|4.||"Kumbham Kulathil Ariyathe"||Bichu Thirumala||K. J. Yesudas|
|5.||"Akkuthikkuthanakkombil"||Bichu Thirumala||G. Venugopal, K. S. Chithra, Sujatha Mohan, M. G. Radhakrishnan|
|6.||"Palavattam Pookkaalam"||Madhu Muttam||K. J. Yesudas|
|7.||"Uthunga Sailangalkkum"||Bichu Thirumala||Sujatha Mohan|
|8.||"Oru Murai (Reprise)"||Vaali||Sujatha Mohan|
|9.||"Varuvaanillarumee Vayizhe"||Madhu Muttam||K. S. Chithra|
|10.||""Oru Murai" (Tamil Version)"||Vaali||K. S. Chithra|
Manichitrathazhu was released on 25 December 1993, and performed well at the box office, becoming the highest-grossing Malayalam film ever, to that date. It ran for more than 365 days in some centres. The film had a collection of ₹3 crore .
|National Film Awards||41st National Film Awards||Best Popular Film Providing Wholesome Entertainment||Swargachitra Appachan, Fazil||Won|||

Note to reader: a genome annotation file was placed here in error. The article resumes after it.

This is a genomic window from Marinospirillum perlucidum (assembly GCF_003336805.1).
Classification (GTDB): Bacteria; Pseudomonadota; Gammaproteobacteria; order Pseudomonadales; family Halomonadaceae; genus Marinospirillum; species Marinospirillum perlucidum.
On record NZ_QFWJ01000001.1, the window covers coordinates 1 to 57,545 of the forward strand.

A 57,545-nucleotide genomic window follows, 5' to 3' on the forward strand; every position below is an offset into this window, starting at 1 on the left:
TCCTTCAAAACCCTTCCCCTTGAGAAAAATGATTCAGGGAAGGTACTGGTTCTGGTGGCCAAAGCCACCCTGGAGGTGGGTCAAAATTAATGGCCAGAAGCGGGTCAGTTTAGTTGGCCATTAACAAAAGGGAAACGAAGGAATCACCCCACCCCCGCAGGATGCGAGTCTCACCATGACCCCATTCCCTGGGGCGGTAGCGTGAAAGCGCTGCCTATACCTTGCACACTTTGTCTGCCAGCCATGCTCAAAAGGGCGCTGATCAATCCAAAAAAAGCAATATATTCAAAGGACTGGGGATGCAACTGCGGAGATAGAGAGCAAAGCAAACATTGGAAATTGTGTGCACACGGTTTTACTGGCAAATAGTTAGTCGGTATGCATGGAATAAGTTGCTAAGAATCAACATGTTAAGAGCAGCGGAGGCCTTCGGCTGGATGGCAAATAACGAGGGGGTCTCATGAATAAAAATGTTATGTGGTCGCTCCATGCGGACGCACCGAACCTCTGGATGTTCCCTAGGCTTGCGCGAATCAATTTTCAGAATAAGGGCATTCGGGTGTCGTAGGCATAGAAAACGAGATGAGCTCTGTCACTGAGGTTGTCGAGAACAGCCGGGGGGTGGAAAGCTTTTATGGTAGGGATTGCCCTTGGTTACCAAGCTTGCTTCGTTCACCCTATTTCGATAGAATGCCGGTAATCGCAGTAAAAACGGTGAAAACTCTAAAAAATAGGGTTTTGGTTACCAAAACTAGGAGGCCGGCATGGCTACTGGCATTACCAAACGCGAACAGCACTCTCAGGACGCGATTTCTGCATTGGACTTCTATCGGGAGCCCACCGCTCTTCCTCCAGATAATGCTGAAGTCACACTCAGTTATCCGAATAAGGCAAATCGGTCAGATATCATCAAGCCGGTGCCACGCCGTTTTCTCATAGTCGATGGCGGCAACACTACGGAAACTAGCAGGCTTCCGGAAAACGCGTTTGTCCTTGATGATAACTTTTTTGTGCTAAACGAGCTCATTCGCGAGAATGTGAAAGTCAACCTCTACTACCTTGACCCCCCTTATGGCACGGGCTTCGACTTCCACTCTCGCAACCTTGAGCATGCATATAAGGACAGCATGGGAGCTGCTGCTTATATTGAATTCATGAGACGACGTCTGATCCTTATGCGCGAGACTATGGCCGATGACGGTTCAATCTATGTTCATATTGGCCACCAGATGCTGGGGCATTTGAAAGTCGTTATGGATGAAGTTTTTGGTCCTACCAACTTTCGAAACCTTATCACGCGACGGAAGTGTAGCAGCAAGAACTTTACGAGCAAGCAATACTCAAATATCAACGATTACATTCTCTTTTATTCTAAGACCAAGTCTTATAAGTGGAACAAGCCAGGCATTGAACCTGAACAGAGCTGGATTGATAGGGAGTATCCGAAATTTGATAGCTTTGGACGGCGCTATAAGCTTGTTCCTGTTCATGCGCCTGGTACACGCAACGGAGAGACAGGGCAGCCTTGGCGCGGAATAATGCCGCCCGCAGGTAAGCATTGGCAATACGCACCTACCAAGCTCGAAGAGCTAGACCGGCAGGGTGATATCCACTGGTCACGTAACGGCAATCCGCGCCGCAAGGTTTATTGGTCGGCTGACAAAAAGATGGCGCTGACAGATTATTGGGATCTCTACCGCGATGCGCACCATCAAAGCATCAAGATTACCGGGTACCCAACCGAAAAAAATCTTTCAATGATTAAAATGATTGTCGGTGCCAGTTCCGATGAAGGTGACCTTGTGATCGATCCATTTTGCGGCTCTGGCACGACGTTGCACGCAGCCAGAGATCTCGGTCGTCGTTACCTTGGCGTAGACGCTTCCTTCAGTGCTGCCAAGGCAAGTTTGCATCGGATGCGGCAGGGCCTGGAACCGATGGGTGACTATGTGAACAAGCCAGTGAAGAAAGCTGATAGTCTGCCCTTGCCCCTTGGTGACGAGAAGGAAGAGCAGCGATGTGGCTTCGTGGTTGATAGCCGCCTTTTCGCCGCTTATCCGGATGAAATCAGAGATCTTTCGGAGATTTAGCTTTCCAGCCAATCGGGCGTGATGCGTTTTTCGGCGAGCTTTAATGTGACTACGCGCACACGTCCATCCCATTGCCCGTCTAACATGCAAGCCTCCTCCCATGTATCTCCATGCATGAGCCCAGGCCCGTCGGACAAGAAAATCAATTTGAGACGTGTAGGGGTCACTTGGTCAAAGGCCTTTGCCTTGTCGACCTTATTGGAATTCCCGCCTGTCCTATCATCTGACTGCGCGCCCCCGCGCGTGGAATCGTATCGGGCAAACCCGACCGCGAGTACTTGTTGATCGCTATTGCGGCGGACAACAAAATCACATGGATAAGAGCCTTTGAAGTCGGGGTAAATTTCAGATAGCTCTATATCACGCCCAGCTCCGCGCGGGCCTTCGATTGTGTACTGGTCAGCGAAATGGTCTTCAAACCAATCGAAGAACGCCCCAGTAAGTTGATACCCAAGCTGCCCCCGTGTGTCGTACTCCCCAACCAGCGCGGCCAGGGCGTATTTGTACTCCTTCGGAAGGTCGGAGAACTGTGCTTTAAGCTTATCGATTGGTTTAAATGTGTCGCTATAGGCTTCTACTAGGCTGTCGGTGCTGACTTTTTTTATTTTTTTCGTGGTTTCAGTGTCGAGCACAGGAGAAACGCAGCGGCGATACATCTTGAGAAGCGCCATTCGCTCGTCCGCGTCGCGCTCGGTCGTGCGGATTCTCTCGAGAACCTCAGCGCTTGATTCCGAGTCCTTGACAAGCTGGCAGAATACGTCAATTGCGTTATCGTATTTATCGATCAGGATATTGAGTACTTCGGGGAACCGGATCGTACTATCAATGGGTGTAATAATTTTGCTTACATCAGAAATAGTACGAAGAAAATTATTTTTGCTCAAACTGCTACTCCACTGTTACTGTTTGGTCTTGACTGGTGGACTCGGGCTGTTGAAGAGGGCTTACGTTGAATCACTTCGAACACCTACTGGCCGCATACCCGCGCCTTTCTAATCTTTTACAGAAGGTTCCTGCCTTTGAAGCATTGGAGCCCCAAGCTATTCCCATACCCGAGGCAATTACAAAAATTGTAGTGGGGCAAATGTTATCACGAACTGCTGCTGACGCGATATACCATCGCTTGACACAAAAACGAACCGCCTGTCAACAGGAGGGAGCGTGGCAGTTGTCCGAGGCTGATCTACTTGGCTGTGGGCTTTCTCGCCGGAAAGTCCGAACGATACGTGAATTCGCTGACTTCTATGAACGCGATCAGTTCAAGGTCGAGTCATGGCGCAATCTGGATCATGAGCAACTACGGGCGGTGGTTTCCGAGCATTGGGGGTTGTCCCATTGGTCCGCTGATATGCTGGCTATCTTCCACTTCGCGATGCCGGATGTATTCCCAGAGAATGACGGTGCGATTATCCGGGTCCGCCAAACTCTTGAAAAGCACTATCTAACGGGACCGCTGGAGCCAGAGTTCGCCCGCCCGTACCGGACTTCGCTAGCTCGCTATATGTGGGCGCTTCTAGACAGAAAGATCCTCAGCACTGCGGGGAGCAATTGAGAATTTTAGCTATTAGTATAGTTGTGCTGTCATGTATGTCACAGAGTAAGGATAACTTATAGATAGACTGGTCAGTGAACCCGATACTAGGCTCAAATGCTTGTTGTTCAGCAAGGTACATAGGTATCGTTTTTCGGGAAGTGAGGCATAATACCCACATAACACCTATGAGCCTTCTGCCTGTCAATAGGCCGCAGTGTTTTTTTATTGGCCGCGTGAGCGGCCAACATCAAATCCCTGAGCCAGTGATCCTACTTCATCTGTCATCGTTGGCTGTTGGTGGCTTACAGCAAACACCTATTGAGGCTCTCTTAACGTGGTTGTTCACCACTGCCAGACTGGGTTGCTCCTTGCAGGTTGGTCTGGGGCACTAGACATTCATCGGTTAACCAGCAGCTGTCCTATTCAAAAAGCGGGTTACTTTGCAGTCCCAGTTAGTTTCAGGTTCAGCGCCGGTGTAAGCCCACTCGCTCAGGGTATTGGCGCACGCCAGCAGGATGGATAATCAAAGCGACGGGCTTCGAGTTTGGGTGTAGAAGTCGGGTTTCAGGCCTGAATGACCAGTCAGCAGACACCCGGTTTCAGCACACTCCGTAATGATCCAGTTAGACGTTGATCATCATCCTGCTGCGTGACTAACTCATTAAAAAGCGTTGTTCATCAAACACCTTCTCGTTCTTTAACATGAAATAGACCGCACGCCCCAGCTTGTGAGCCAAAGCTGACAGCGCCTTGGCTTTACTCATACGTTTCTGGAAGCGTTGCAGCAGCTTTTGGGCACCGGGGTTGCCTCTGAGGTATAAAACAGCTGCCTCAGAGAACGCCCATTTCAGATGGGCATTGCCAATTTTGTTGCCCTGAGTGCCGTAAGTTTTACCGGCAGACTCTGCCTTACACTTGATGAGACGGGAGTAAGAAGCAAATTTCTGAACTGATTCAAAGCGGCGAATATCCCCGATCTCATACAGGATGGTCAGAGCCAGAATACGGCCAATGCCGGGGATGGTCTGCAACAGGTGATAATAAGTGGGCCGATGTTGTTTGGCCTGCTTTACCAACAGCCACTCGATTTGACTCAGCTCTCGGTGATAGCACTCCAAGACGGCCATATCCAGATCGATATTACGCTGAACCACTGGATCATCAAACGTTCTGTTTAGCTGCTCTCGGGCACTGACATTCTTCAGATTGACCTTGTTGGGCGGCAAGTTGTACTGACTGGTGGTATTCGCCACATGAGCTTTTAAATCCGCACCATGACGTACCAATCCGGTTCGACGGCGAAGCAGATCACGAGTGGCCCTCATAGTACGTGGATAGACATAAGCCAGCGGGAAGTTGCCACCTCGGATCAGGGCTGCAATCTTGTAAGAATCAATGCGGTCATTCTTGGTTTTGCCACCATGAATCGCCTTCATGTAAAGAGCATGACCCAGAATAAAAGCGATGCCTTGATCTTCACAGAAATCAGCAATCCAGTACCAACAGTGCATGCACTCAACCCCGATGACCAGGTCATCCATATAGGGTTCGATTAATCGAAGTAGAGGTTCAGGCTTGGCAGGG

|Kerala State Film Awards||34th Kerala State Film Awards||Best Film with Popular Appeal and Aesthetic Value||Swargachitra Appachan, Fazil||Won|||
|Best Makeup Artist||P. N. Mani||Won|
Manichitrathazhu is hailed as one of the best films ever made in Malayalam cinema. The film has consistently fetched maximum ratings for its television screenings. Even twenty years after its release it has been screened more than 12 times a year on an average on Kerala's leading TV channel, Asianet. The film has received the maximum TRP rating on every screening; TRP ratings have increased every year, a rare record for a film produced in Kerala.
In a 2013 online poll in India by IBN Live, Manichitrathazhu was voted second by people in India's Greatest Films. The poll was conducted as part of the celebration of Indian cinema completing 100 years. The poll constituted a list of 100 films from different Indian languages.
- List of Malayalam horror films
- Mental illness in film
- Dissociative identity disorder
- Identity formation